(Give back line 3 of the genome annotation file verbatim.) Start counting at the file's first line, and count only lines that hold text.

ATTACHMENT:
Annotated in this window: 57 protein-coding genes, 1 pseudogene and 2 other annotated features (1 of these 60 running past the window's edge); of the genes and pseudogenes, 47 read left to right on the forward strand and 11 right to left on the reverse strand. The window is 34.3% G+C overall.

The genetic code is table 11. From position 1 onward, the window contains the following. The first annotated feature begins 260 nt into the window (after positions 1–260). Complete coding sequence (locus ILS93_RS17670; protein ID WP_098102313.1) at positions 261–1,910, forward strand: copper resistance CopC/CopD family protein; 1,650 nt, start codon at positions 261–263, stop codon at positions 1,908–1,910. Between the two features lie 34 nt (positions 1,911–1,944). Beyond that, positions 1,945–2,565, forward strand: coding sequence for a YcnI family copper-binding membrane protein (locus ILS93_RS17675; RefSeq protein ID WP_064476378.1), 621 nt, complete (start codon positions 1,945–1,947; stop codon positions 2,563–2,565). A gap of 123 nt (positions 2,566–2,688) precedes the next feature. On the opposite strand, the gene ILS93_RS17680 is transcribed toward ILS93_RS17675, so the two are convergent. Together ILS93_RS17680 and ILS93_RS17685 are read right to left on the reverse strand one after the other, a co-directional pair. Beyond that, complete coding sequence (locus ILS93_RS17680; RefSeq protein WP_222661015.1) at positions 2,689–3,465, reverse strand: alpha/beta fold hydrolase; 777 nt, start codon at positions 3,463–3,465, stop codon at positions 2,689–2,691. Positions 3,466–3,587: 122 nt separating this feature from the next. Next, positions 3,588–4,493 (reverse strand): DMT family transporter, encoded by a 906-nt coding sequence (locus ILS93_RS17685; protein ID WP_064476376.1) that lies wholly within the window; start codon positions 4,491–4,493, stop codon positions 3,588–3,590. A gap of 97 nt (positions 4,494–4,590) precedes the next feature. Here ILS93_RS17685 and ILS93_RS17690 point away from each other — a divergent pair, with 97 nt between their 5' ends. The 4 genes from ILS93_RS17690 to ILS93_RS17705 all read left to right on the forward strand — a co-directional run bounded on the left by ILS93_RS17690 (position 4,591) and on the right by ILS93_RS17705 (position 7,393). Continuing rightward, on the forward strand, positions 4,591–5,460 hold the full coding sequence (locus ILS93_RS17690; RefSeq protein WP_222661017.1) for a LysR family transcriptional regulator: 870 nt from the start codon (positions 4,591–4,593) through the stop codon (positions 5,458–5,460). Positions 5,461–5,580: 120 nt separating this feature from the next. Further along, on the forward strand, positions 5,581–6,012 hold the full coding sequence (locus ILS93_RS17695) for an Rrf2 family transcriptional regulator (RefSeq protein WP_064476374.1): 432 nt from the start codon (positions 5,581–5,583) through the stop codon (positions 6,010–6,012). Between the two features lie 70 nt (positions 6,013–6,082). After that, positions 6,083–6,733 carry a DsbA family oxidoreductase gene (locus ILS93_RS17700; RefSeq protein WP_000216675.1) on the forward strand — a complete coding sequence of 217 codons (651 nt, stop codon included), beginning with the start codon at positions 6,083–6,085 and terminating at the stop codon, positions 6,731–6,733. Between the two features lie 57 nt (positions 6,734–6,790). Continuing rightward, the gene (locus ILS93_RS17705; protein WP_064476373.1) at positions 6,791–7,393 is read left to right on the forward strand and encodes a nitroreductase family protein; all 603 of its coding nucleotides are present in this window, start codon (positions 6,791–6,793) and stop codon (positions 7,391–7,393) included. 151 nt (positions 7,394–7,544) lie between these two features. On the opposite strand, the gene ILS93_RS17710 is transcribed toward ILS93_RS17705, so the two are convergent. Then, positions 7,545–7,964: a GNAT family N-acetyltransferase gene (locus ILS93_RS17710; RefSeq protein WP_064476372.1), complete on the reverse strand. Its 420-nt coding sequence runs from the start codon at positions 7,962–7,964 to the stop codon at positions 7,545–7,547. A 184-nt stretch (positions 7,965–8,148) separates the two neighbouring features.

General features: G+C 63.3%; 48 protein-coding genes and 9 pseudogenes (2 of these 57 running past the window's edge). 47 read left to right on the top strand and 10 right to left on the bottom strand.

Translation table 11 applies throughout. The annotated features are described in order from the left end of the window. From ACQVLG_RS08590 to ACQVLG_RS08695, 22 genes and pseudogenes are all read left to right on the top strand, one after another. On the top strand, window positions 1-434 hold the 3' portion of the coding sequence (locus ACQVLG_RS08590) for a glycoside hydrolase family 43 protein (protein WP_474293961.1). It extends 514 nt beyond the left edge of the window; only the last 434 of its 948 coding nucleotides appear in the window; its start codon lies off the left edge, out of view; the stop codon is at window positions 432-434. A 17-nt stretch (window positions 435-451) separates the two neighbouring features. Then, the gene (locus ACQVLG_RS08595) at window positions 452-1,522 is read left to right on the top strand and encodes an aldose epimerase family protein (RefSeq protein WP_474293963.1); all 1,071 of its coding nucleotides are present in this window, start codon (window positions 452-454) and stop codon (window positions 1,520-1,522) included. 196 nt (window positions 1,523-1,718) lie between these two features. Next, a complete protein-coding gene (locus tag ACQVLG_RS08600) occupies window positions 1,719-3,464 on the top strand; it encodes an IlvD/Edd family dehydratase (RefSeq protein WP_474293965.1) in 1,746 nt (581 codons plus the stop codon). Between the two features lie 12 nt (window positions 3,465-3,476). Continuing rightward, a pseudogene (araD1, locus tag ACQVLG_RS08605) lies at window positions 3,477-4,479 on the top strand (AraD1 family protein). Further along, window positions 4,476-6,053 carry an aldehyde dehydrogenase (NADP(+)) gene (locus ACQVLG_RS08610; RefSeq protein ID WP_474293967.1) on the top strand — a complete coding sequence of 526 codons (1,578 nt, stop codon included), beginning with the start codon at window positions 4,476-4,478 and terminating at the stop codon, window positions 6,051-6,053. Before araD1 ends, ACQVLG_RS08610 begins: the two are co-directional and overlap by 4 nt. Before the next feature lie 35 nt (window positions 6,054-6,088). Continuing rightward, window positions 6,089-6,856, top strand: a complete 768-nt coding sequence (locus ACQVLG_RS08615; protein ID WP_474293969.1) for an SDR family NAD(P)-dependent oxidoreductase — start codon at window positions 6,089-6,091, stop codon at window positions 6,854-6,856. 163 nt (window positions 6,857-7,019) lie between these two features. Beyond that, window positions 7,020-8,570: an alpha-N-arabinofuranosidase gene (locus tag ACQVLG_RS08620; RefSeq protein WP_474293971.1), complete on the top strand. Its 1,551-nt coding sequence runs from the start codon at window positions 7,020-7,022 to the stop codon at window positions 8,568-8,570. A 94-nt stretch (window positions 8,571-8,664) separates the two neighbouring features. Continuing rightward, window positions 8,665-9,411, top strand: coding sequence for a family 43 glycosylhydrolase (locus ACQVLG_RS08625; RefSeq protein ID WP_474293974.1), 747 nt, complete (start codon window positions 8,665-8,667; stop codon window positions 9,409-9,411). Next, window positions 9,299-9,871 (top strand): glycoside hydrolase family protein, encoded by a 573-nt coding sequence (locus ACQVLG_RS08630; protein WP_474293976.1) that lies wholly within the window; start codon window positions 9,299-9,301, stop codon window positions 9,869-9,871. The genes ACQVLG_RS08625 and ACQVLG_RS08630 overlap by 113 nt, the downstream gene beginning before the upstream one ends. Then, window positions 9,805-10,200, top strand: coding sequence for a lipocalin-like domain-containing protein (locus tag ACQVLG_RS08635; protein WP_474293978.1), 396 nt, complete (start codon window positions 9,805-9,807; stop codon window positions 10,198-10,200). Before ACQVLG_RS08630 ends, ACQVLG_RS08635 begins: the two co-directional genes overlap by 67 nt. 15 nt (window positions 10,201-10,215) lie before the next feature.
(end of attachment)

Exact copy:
General features: G+C 63.3%; 48 protein-coding genes and 9 pseudogenes (2 of these 57 running past the window's edge). 47 read left to right on the top strand and 10 right to left on the bottom strand.